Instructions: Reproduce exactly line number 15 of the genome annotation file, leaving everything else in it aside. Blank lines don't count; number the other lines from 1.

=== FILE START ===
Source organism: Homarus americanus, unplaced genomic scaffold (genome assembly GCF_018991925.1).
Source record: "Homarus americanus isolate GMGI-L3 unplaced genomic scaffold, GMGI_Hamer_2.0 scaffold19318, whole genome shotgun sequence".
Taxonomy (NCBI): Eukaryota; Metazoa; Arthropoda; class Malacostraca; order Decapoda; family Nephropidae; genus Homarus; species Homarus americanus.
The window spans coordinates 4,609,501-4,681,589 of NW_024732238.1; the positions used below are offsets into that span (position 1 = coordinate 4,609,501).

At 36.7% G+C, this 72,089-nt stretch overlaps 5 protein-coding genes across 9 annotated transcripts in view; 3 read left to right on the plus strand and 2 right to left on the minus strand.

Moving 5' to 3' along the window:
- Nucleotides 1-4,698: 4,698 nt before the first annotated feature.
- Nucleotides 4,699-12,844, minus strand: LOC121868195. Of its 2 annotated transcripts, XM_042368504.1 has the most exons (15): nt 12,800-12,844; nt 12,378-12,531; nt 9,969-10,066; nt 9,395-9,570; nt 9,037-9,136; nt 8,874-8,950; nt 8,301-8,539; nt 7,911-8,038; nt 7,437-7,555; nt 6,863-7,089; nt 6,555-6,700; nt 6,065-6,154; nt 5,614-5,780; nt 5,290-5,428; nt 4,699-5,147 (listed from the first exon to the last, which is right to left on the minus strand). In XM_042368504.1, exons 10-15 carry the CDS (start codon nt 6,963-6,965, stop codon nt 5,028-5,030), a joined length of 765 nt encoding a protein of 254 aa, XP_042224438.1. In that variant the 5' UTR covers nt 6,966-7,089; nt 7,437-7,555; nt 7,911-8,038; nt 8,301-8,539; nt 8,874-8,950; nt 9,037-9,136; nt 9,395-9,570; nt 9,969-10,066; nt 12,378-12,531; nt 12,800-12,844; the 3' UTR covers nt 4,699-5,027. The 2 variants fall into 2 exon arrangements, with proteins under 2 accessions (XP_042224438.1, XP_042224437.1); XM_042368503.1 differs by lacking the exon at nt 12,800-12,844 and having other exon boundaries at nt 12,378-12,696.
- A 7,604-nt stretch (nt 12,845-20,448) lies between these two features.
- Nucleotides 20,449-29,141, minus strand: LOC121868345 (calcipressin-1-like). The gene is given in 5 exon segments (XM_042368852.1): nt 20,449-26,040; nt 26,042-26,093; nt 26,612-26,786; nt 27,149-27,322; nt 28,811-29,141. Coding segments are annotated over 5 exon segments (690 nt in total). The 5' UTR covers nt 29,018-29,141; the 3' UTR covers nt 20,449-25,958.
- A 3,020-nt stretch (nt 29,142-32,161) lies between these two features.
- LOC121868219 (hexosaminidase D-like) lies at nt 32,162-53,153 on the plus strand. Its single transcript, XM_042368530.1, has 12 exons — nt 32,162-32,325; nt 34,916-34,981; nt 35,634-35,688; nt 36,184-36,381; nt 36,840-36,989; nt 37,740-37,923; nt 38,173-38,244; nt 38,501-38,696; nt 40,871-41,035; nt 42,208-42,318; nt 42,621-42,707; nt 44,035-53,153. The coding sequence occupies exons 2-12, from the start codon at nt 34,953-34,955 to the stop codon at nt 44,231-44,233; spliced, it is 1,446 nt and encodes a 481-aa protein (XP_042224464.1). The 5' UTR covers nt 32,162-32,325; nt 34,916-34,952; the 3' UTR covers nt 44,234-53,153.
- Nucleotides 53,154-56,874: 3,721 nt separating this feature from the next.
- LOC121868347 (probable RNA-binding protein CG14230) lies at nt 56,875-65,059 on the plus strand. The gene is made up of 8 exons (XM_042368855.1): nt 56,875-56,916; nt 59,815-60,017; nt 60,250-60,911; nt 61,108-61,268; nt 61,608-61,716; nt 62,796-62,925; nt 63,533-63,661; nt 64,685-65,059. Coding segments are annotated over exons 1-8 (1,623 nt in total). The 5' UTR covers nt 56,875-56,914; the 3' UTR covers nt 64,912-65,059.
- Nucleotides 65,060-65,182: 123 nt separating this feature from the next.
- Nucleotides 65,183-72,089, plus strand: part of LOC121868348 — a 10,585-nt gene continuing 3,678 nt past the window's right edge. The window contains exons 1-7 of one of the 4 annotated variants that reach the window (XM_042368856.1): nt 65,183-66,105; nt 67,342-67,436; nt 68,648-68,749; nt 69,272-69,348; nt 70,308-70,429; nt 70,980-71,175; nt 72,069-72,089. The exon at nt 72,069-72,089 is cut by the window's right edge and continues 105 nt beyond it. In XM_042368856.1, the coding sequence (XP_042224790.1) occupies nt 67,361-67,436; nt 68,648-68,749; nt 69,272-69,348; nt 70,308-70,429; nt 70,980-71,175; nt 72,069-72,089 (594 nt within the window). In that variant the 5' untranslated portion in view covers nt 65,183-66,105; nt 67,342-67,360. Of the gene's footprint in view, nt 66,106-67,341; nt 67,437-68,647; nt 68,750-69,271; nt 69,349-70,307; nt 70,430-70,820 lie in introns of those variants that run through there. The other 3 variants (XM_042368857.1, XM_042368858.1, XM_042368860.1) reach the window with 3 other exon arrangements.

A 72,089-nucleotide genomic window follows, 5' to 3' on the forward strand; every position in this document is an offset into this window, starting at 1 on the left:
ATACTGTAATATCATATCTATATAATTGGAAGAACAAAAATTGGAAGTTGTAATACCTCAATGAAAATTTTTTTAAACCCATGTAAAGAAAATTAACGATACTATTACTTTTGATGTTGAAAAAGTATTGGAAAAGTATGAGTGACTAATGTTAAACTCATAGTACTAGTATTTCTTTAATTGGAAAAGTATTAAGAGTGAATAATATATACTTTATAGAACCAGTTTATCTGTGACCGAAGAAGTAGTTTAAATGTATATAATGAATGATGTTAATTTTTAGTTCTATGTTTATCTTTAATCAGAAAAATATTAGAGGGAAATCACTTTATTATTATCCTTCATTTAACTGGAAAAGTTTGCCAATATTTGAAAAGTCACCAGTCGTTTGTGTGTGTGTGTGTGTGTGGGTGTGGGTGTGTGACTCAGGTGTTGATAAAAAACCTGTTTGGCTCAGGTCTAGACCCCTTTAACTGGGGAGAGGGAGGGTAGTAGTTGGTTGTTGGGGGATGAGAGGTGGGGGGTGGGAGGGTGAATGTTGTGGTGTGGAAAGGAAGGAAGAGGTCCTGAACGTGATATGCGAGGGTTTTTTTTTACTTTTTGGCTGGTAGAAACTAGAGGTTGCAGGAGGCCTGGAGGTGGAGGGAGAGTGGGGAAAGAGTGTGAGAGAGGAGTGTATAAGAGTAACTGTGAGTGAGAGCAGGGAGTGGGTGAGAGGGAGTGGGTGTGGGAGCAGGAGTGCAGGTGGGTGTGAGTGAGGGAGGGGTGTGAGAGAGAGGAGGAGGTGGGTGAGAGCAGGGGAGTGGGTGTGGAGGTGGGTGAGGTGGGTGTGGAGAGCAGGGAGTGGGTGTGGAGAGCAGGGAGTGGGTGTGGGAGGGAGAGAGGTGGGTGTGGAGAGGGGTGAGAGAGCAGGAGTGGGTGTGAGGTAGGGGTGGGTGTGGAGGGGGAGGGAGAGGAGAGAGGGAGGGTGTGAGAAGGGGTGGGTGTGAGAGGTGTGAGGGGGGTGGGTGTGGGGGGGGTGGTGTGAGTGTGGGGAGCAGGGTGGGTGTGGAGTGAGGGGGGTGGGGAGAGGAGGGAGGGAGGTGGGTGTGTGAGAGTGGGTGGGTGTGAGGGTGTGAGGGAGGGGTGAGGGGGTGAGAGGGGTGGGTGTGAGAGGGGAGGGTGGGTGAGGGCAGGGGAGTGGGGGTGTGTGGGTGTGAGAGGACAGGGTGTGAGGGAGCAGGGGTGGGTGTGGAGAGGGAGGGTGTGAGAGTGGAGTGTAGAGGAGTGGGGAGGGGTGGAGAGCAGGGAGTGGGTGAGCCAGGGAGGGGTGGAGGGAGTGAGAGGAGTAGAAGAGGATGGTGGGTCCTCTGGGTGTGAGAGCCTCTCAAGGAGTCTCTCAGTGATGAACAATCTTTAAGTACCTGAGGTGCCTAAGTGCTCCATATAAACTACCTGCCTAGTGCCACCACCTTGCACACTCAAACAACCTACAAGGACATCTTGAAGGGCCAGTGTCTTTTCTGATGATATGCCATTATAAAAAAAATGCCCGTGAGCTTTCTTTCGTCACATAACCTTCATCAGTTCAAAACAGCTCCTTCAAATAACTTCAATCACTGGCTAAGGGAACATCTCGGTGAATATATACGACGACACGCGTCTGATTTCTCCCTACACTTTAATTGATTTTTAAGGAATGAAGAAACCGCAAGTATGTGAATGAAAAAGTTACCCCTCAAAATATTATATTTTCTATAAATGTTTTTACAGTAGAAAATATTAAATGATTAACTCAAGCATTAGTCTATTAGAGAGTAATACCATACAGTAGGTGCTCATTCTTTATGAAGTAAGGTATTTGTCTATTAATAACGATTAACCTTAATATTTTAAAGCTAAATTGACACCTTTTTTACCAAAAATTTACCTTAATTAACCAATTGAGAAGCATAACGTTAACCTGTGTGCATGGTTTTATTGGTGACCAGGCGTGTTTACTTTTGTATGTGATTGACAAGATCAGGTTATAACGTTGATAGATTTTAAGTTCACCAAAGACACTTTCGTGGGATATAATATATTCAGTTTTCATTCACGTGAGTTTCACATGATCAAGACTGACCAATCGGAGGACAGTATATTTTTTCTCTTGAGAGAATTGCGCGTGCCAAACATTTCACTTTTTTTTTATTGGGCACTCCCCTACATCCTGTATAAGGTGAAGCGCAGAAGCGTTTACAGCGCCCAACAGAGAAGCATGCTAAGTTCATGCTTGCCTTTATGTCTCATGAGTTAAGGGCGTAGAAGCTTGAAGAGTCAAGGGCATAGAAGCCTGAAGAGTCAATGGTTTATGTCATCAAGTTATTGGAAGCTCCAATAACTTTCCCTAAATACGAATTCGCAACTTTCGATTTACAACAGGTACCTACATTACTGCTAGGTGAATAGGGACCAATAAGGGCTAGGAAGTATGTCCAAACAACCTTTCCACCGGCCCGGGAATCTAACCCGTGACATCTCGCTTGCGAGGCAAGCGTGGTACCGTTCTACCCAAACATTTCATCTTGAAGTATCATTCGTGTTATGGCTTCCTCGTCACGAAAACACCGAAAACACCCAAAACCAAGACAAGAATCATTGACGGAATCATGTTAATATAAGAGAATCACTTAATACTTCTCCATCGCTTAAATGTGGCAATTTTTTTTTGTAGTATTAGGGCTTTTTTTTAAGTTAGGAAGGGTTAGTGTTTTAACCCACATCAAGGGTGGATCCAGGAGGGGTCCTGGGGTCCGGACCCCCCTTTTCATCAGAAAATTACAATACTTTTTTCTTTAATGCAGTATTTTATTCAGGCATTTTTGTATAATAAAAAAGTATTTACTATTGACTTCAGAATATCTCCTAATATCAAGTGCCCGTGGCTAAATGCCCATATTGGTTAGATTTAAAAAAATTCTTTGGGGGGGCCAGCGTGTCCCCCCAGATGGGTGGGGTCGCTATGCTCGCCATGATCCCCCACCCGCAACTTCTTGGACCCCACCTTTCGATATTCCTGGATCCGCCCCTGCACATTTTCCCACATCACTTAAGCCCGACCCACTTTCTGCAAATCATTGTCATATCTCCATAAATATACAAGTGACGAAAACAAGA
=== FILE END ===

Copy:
- Nucleotides 65,060-65,182: 123 nt separating this feature from the next.